Tuesday was the last day this week of Elizabeth Holmes’ cross-examination by Federal prosecutors. Despite Monday’s excursion by the defense into how emotional and physical abuse by her live-in partner and corporate president could have warped her business judgment (a ‘me-too’ variation on the infamous Twinkie Defense relating to diminished capacity), and perhaps concealed from her the depth of Theranos’ problems, the cross-examination returned to the essentials. Who was the boss? Assistant US Attorney Robert Leach drew from her this: “Ultimately all roads led to the CEO?” “Yes,” she replied. “The buck stops with you.“ “I felt that.”
The prosecution was highly effective in drawing out of her how Holmes controlled the company, and despite her claims of not knowing its finances, she knew what to say to round up funding. This countered the emotional drama of the prior day around ‘Svengali’ Balwani’s abuse and controlling actions. Holmes confirmed that she was the New Elizabeth in her hands-on role in altering pharma company reports, marketing materials, investor presentations, knowing their financials–and trying to kill unfavorable stories:
- She added logos to Theranos’ pharma reports about partnerships with Pfizer and Schering-Plough to make it appear that the documents came from them. Add to these an altered analysis that came from GlaxoSmithKline (GSK), where Holmes admitted adding a logo but couldn’t recall deleting the conclusion “finger prick/blood draw procedure was difficult (needed larger lancet and better syringe system).”
- She hired lawyers to review the Theranos website for claims at the time of the Walgreens launch in 2013. The language drew quite the critical eye for its language in their report to her. Our Readers will recognize these walk-backs on superiority claims: replacing “highest quality” with “high quality,” “highest levels of accuracy” with “high levels of accuracy,” and “more precise” to “precise.” Claims made needed to be substantiated. It’s not clear from the articles whether these were made.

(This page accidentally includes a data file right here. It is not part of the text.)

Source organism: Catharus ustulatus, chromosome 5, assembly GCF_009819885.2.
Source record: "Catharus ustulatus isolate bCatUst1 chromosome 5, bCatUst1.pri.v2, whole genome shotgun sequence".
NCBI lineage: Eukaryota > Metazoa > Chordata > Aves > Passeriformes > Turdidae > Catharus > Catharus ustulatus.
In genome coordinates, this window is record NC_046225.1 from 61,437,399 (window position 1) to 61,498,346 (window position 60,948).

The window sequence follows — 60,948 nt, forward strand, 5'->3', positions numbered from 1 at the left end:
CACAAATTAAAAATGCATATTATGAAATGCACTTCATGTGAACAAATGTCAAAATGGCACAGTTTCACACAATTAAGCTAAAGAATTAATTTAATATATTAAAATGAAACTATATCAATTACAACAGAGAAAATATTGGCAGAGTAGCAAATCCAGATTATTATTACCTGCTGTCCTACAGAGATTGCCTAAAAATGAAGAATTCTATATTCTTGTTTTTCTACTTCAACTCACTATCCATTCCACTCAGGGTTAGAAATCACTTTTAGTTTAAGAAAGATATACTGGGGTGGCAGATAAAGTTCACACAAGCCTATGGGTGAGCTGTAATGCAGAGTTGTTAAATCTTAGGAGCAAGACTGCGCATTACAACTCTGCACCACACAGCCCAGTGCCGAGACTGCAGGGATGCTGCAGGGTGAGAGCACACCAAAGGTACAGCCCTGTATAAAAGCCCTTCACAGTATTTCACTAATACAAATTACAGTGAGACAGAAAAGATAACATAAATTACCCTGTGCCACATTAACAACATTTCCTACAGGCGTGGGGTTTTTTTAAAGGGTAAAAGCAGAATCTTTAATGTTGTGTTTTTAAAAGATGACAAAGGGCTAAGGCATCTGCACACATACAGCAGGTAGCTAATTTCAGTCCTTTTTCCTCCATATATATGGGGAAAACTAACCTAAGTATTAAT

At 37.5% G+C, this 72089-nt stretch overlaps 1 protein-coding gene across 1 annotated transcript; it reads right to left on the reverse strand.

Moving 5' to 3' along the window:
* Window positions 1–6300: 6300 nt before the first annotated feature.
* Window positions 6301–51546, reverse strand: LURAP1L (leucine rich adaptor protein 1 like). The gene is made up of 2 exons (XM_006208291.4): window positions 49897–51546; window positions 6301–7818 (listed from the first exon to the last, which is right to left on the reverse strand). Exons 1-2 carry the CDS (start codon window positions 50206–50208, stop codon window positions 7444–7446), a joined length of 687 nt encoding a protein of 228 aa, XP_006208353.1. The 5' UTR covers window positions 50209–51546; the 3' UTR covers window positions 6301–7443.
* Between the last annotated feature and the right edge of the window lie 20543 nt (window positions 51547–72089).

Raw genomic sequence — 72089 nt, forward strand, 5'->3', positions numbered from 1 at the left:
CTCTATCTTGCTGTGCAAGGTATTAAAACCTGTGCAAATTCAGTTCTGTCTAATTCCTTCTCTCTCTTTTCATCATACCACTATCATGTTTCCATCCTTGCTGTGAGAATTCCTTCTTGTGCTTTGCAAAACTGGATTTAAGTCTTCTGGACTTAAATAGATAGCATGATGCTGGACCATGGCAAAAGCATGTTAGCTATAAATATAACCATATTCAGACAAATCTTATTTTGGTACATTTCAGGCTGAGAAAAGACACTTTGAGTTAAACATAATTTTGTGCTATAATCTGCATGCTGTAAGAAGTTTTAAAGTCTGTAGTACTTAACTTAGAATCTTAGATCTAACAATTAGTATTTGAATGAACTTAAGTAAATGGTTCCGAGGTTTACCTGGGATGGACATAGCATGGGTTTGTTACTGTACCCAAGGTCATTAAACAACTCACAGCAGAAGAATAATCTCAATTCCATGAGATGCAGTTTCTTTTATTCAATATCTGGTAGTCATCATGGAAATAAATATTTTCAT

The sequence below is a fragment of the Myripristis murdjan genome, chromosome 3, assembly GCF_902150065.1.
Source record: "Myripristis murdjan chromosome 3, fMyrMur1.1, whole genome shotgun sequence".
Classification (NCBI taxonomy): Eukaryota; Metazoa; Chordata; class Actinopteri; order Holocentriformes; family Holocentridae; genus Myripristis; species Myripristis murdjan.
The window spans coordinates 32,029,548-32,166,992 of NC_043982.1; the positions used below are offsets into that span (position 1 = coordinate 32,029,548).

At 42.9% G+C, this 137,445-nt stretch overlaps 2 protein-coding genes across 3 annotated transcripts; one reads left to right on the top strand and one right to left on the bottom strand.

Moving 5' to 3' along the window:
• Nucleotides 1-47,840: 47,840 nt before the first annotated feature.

- Where walk-backs on these claims were most certainly not made were the investor presentations, including not disclosing that most testing was done on third-party machines, leaving the impression that Theranos labs were capable of running 1,000 tests.
- Texts between Balwani and Holmes confirmed she knew that Theranos was in critical financial shape throughout 2013, burning through funding like tinder. 2014 was ‘fake till you make it’ time with sunny (sic) revenue projections–convincing to PFM Management and the DeVos family office, kicking in funds totaling close to $200 million, and then a cascade of funds following them. All of whom should have known better, admittedly.
In 2015, Holmes went directly to one of her investors, Rupert Murdoch, CEO of News Corporation and owner of the Wall Street Journal, to have John Carreyrou’s investigative reports killed. To Murdoch’s great credit, not only did the stories run, but also Carreyrou was legally defended against the mad-dog attorneys of Boies Schiller snapping at his heels. Boies Schiller also harassed and tracked former employees-turned-whistleblowers Erika Cheung and Tyler Shultz. Holmes also approved hiring the killer ‘oppo’ research of Fusion GPS. The latter became infamous a year later in sourcing and promoting now-debunked ‘evidence’ of Russian ties to then-candidate Donald Trump.
To counter the rising tide of negative news, Holmes went on CNBC’s ‘Mad Money’, hosted by, in this Editor’s opinion, the ever-credulous, often unhinged, and in recent years de trop Jim Cramer, and bald-face lied that “Every test we run on our laboratory can run on our proprietary devices.”–when only 12 did, not even the 15 Carreyrou documented.
It isn’t known yet whether Holmes will return to the stand next week for more cross-examination or a rebuttal by the defense. What is most likely is that the defense will continue with the themes of diffusion and deflection, creating cognitive dissonance in the jurors’ minds that while Holmes acted in control and committed fraudulent acts, Balwani had so thoroughly emotionally abused her that she was not in control of herself even after he departed. Look for expert testimony from Mindy Mechanic, an expert on intimate partner violence and abuse, to show that words of ‘love’ in 500-odd texts isn’t love at all. (Cue ‘What’s Love Got To Do With It’)
Updated: Theranos junkies (Judge Davila’s pronunciation of which is the subject of an entire Mercury News article) may want to follow John Carreyrou’s podcast, epically titled Bad Blood: The Final Chapter. He’s up to 11 episodes and close to 11 hours, so if you think your Editor is focused on this…it’s a deep dive indeed from the reporter who found that Theranos should have been spelled with an F for Fake. The link here is to the ThreeUncannyFour player, but Sony Media has made it available on other podcast platforms such as Spotify.
To be continued…